What Biodesign Means to Me

By Harpreet Sareen

I imagine that over the next decade humans will form a kind of symbiosis with the plant kingdom where bioengineered plants change colors to signal the presence of pollutants in the air, land, and waterways.

Rainbows of color in the foliage might reveal the myriad ways we humans have impacted the natural world. They might warn us when a factory is releasing contaminated runoff or emitting hazardous fumes into the air. At home when you water the plants, their leaves might change colors to tell you the concentration of toxic metals or harmful bacteria in the tap. In the city squares, urban gardens might provide living information about local environmental health. They might even help us navigate and point you to your destination with their branches using the same cellular mechanisms that point them to the sun.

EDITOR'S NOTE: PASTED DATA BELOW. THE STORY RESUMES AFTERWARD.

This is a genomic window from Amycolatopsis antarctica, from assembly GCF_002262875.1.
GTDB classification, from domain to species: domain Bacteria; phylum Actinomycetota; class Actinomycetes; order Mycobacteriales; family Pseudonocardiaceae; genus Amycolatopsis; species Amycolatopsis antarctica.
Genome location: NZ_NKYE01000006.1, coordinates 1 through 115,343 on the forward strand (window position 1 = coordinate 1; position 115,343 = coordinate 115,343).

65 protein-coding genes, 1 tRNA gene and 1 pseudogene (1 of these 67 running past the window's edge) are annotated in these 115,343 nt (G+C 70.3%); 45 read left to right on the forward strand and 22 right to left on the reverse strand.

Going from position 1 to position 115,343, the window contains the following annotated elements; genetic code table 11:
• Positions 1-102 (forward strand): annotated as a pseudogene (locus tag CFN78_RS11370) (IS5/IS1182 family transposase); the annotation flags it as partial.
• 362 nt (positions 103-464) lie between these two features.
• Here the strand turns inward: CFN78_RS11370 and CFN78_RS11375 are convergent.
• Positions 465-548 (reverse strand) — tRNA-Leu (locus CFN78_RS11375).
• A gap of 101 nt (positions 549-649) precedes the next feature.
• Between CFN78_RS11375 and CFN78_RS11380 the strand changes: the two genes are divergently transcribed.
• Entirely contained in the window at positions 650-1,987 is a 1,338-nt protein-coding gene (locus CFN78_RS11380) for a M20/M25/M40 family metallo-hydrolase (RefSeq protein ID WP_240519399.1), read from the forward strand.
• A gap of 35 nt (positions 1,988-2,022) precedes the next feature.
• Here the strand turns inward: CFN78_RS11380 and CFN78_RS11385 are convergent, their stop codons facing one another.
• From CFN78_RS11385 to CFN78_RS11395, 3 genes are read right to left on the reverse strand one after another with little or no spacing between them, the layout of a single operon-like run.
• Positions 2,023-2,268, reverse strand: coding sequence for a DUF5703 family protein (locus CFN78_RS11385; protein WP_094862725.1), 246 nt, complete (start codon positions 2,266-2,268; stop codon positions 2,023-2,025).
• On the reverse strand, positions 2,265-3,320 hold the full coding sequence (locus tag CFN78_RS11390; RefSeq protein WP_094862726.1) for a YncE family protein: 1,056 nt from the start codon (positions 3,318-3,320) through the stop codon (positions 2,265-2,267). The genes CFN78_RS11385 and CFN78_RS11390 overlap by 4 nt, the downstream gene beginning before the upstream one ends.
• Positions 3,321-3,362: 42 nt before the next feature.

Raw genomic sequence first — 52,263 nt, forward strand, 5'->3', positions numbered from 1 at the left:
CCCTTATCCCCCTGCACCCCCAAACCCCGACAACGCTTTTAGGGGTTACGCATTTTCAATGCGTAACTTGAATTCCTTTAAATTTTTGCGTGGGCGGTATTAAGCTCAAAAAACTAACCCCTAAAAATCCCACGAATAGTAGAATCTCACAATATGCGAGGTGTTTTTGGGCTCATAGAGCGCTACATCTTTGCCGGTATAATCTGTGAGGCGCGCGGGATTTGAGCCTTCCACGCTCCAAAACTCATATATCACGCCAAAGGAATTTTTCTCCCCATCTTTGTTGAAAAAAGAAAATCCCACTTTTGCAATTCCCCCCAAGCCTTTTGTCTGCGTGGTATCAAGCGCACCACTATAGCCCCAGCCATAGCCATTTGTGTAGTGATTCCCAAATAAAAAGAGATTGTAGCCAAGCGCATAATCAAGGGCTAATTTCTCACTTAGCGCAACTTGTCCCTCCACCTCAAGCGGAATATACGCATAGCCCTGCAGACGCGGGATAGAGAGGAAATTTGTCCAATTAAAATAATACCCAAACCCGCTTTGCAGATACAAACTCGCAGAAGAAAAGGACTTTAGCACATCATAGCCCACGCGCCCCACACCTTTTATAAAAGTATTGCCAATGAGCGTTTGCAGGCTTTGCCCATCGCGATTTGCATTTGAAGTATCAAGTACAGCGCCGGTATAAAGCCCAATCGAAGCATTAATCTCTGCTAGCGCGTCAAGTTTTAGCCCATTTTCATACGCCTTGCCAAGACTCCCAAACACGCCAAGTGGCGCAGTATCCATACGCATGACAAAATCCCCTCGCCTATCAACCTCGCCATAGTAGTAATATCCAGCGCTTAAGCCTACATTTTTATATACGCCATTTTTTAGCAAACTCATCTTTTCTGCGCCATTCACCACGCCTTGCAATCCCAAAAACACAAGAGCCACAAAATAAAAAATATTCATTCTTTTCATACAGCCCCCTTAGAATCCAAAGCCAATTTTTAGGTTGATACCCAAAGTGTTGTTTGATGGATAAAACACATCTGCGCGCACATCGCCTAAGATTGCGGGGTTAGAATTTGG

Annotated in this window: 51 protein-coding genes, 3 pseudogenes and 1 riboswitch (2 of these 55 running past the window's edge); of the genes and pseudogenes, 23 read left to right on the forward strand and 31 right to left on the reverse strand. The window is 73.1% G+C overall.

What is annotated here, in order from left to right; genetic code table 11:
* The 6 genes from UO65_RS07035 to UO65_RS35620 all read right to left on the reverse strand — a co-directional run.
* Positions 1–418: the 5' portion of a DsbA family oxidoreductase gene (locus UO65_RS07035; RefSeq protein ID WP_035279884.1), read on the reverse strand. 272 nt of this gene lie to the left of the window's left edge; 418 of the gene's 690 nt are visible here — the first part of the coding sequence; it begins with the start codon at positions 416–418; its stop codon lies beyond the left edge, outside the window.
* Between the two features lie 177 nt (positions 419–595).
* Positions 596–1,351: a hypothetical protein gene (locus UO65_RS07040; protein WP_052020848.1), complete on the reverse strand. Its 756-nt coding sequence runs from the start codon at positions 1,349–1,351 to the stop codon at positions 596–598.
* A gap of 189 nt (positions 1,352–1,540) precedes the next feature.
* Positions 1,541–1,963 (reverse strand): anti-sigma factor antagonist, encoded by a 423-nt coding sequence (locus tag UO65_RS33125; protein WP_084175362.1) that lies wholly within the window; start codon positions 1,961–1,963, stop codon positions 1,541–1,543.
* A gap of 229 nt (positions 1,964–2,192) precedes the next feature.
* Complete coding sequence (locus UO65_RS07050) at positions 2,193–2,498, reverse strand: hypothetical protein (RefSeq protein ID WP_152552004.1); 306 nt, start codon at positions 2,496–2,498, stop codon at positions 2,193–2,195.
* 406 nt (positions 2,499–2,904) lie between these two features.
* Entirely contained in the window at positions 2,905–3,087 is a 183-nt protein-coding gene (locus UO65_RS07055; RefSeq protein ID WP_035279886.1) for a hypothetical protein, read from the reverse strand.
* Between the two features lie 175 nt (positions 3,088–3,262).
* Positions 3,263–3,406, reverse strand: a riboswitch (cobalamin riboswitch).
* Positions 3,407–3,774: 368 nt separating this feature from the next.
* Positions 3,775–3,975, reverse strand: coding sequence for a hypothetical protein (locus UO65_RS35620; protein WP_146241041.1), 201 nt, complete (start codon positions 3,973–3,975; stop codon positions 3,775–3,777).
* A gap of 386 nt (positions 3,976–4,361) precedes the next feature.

I am a professor of interaction design, a field that usually investigates relationships between people and products. My practice, however, focuses on people’s interactions with plants; I create plant technologies or what I call bio-digital hybrids [1]. My designs may seem whimsical and at odds with our current ideas about nature, but I argue that the status quo exists because our relationship with nature has been stymied.

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